Sasha Gora presented a montage of the waters of Venice’s canals as seen throughout the pandemic and how with the drop in tourism, the color of the water progressively changed, perhaps indicating a surge in the health of the urban waters. She contemplated how color shapes our knowing or unknowing of urban nature and its role in connecting us to urban environments. Joseph Adeniran Adedeji explored the nexus of nature, science, and myth by pointing to Yoruba worldviews within the Nigerian urban context. Nurturing a deep and lasting connection with urban natures, he detailed how the Yoruba spiritually construct nature and the importance it plays in everyday spiritual and material practices. Transitioning to the subtheme of design/undesign, Maan Barua considered the impacts and provocations of design on cities and whether urban environments are indeed products of building (specifically bringing up the example of heliomorphism or design based around solar orientation). However, he countered this with the idea of non-design, of nature emerging along design pointing to the example of macaques utilizing overhead wires as transportation networks. Matthew Gandy continued with a presentation concerning forensic ecologies, pointing to the use of insects and plants as indicators of ecologies. He brought up the example of lichens on buildings that serve as monitors of air pollution and the use of urban insects in order to build up environmental knowledge. But decentering the human, he argues other-than-human geographies emerge and tell us more about our urban environments. The final subtheme of seen/unseen was introduced by Kara Schlichting who highlighted the sensorial experiences of the city, focusing on sound, smell, and heat. She contemplated how people listen to or smell the city and how air represents an essential but unseen aspect of the urban environment. Moreover, considering urban heat islands (pointing to the example of Manhattan), she argued that urbanization created environmental inequities as certain populations were exposed to greater heat exposure depending on neighborhood and building amenities. Raúl Acosta concluded the panel with a consideration of the unseen in the urban environments, specifically pointing to urban microbiomes and their influence on urban natures. He put forward the example of Mexico City’s “Ecoducto,” the first stage of a project aimed at restoring the urban river.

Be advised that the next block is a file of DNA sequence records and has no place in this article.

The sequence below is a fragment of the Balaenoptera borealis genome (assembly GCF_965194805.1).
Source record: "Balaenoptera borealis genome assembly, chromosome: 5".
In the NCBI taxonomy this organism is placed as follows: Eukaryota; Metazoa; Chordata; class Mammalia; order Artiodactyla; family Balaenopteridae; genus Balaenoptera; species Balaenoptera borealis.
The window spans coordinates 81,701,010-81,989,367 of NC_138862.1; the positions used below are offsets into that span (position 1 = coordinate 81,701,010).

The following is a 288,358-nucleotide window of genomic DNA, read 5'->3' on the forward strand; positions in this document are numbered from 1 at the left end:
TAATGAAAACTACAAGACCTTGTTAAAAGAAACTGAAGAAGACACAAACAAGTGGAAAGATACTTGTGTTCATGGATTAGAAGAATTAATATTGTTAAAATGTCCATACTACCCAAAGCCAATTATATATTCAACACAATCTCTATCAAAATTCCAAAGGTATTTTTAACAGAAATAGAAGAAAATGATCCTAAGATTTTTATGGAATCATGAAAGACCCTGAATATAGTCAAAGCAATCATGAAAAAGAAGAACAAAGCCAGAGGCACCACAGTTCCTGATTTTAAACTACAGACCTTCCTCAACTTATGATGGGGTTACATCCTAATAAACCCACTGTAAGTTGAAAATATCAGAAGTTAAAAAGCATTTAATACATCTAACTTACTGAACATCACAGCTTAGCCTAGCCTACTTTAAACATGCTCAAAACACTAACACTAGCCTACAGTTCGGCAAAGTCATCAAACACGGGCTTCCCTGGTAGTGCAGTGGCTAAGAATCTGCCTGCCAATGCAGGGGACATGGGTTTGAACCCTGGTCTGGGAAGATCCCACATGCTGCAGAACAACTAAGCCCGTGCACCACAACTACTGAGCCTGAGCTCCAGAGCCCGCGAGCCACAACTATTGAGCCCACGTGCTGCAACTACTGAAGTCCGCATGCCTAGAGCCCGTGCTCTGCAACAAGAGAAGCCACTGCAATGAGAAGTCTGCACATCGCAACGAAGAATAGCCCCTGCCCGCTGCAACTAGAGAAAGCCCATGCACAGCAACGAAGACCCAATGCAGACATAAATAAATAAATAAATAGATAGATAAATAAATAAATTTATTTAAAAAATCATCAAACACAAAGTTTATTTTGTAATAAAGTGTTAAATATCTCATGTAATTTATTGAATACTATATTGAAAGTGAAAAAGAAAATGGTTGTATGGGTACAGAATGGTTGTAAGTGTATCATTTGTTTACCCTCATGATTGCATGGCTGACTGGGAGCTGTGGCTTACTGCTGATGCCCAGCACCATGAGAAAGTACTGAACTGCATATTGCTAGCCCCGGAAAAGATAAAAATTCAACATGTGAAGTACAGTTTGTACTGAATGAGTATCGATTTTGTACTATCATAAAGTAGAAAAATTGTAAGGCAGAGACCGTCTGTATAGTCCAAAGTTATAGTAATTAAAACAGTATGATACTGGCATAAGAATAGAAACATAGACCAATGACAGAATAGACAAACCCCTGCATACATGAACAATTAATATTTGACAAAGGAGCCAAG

The final discussion following the presentations further problematized the very concept of “urban nature” and whether we should dispense with the term nature altogether as it has in some cases been commodified in certain urban contexts and has become (or continued to be) a source of inequality.